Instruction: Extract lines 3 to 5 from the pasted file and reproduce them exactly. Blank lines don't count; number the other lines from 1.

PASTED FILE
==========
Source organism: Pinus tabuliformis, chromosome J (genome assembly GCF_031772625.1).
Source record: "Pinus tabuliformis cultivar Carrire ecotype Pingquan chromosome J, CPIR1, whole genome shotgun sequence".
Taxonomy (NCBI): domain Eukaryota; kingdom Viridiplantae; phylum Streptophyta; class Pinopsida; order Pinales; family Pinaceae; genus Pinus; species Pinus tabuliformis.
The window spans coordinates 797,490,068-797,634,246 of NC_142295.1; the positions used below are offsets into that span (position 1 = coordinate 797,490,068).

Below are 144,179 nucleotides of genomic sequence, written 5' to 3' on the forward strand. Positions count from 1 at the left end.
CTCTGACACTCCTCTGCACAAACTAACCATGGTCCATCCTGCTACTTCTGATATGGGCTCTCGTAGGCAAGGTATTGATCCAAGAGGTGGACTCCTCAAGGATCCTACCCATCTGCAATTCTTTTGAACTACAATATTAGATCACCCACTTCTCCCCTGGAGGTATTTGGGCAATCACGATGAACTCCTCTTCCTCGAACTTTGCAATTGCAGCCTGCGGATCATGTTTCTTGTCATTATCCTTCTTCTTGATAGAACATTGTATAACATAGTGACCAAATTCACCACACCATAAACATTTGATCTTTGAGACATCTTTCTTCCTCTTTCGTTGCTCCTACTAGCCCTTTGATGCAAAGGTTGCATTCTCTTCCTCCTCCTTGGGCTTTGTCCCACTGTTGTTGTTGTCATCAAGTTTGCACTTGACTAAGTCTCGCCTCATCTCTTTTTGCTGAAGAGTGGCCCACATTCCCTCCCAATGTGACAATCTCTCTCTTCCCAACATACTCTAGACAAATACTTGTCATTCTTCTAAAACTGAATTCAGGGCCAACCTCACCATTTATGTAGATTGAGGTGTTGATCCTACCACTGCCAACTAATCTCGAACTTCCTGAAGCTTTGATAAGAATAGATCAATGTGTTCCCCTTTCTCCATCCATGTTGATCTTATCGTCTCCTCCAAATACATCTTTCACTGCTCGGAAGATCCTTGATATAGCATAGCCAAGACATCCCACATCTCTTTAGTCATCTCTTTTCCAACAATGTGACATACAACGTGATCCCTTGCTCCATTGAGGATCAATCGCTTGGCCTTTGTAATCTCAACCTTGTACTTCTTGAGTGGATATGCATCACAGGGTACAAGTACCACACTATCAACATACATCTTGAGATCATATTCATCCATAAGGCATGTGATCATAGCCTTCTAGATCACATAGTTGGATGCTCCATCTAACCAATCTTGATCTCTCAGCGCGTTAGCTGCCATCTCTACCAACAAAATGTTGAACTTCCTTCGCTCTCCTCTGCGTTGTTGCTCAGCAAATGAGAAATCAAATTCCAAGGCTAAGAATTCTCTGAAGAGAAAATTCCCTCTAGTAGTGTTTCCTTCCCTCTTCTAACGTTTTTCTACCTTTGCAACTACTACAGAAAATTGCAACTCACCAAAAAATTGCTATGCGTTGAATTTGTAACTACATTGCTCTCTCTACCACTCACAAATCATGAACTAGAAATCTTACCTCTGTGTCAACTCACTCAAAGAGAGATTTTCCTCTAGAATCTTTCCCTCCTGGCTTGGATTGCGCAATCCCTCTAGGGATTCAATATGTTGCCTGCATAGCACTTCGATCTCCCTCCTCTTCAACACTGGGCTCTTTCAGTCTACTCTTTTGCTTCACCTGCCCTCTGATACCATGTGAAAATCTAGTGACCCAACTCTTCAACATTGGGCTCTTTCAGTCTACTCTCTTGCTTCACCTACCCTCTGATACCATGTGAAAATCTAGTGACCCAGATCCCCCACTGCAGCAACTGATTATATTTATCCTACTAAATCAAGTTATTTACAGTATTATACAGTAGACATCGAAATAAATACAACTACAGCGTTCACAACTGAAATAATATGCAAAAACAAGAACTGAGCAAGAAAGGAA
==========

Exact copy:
Taxonomy (NCBI): domain Eukaryota; kingdom Viridiplantae; phylum Streptophyta; class Pinopsida; order Pinales; family Pinaceae; genus Pinus; species Pinus tabuliformis.
The window spans coordinates 797,490,068-797,634,246 of NC_142295.1; the positions used below are offsets into that span (position 1 = coordinate 797,490,068).

Below are 144,179 nucleotides of genomic sequence, written 5' to 3' on the forward strand. Positions count from 1 at the left end.